Thousands Of Refugees Fled Cuba On Rafts In 1994 -- Here's How They Are Faring 20 Years Later

Cuban raft exodusREUTERS/Rolando Pujol RodriguezWould-be emigrants launch a makeshift boat into the Straits of Florida towards the U.S., on the last day of the 1994 Cuban Exodus in Havana, September 13, 1994.

Since the rise of the Fidel Castro in 1959, millions of Cuban citizens have tried to illegally gain entrance to the United States, seeking refuge from the regime. Many of these people have attempted to enter the US using makeshift rafts to travel the treacherous 332 miles of water between Cuba and Miami. A great many have died along the way.

The emigrations reached a fever pitch in 1994 when Castro heightened restrictions on leaving, and the US Coastguard intercepted more than 31,000 Cubans during August and September of that year. Yet large numbers of exiles were not discovered and successfully made it Miami. Many of them still live in the city to this day.

Now, 20 years after one of the largest influxes of Cubans to the US ever, Reuters photographer Enrique de la Osa visited Miami and tracked down many of those refugees, photographing them and seeing what became of them after their perilous journeys.

Hanoi Lopez, 39, is seen here in the yard where he works as mechanic at a public school bus company in Miami.

Luis Soler, 53, is seen here with the two Emmy awards he won as creative director at the Univision TV network. Soler said he spent five days adrift with other migrants in 1994 before being picked up by the U.S. Coast Guard.

Faustino Jose, 60, now owns his own jewelry store. Faustino, who was an industrial engineer in Cuba, said he studied all of Thor Heyerdahl's books about rafting before building his own and leaving Cuba.

Moraima Alfonso, 51, poses in the America TV dressing room where she works as a makeup artist in Miami. Alfonso said she spent ten days at sea and was suffering hallucinations when she was picked up by the U.S. Coast Guard.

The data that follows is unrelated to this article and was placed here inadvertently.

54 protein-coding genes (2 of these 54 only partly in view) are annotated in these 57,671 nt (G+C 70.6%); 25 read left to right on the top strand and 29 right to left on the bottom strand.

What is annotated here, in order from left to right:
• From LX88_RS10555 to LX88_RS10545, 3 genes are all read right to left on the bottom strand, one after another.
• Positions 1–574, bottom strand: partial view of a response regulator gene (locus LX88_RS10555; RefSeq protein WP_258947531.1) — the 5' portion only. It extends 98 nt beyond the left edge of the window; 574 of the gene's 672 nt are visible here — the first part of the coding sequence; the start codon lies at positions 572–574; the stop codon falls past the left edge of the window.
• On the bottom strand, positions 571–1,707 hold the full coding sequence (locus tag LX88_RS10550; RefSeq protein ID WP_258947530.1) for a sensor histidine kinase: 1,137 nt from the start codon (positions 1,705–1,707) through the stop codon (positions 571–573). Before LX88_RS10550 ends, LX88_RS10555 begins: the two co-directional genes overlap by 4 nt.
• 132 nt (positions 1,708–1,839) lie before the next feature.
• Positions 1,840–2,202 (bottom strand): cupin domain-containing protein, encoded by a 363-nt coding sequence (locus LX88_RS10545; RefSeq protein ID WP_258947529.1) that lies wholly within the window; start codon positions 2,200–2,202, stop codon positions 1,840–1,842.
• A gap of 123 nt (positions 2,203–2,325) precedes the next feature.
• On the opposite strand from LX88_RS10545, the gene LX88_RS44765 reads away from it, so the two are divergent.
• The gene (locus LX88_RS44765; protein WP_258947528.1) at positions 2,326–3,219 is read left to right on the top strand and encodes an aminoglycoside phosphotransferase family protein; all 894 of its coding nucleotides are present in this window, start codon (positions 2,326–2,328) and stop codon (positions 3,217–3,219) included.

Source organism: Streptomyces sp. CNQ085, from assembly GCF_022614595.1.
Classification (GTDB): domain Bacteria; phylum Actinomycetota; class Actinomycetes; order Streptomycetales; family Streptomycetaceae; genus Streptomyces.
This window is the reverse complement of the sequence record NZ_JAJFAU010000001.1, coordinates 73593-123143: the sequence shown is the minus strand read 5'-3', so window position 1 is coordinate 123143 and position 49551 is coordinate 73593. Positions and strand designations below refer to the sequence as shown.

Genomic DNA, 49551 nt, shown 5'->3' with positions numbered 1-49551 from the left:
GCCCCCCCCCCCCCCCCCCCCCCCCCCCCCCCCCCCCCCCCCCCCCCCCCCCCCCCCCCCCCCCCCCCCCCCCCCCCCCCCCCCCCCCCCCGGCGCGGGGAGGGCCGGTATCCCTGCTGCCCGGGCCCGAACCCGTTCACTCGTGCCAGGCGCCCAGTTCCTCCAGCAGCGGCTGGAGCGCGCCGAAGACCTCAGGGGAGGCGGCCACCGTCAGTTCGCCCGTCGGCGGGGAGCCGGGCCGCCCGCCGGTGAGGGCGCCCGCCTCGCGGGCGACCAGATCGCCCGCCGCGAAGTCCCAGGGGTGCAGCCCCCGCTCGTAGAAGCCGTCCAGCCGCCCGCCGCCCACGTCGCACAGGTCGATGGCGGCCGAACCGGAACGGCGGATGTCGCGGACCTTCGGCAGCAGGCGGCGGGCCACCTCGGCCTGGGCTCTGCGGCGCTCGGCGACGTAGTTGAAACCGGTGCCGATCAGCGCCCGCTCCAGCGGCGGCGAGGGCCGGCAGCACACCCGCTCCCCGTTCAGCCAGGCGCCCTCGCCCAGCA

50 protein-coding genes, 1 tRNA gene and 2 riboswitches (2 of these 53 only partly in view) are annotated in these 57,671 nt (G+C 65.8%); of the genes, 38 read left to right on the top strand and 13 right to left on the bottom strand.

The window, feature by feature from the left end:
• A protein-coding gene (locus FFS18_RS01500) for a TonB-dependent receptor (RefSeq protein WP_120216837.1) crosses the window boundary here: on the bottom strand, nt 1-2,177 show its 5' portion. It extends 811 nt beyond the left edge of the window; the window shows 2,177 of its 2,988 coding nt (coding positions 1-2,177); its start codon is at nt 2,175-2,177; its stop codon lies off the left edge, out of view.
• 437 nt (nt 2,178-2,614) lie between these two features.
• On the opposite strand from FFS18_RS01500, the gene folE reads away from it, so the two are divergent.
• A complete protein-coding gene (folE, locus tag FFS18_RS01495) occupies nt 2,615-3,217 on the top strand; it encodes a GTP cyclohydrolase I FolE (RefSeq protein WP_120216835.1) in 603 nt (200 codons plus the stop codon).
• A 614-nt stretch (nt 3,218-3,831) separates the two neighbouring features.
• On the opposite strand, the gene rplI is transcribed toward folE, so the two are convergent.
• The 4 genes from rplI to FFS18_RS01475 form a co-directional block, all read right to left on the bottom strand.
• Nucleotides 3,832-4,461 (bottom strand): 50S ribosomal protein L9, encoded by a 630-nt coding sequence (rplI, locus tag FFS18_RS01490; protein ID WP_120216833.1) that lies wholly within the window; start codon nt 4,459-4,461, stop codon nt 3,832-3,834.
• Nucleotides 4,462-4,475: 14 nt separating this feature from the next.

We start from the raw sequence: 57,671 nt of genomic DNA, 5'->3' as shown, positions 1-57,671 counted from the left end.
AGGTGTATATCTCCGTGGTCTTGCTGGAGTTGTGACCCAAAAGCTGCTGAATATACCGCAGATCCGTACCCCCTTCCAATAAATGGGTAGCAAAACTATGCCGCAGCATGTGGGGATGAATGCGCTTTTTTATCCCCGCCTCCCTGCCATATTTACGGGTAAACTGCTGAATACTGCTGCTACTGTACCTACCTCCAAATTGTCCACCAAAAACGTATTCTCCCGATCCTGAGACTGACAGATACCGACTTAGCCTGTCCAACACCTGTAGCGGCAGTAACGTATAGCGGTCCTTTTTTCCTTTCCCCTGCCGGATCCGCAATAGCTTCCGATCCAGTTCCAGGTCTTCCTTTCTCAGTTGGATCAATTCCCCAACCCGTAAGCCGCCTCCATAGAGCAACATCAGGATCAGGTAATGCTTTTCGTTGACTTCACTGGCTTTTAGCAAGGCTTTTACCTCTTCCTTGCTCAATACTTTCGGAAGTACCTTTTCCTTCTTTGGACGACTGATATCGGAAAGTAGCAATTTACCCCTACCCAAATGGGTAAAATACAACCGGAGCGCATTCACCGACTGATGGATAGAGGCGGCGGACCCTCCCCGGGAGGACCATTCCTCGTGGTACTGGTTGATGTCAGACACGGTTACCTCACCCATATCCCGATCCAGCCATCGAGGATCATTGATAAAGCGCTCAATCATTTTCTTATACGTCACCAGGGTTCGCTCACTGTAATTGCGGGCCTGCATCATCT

Tomas Curbelo, 51, got his Bachelor Science in Electrical Engineering and now runs his electrical contracting company in Miami. Curbelo said he was jailed in Cuba for being a member of the opposition Democratic Solidarity Party.

Pedro Brea, 50, now works as a municipal garbage collector in Miami. Brea said he spent three days clinging to a sinking raft in the middle of a storm when a U.S. Navy frigate picked him up from the sea.

Carlos Hernandez, 45, poses in his workshop in Miami. Hernandez said he was a youth baseball star in Cuba when he decided to climb into a catamaran in 1994 and head for the U.S.

Gricel Gonzalez, 37, worked as a communications director on the gubernatorial campaign of former Florida governor Charlie Crist. She got her masters degree from Florida International University and has worked as a journalist, reporter, writer, and news producer. Gonzalez was 16 when she boarded a boat in Cuba with her sister, mother and stepfather to try and reach the Guantanamo Base during the 1994 Cuban Exodus.

Jose Ramon Velazquez, 60, owns multiple optical stores in Miami. Velazquez said he was a radiologist when he decided to climb into a makeshift boat with 22 other migrants.

Sergio Lastres, 49, poses at an exhibition of his work based on the 1994 Cuban raft exodus. Lastres and his wife were among 15 migrants rescued when their raft filled with water in 1994. They were taken to Guantanamo Base where he painted his first work about rafters, he said.

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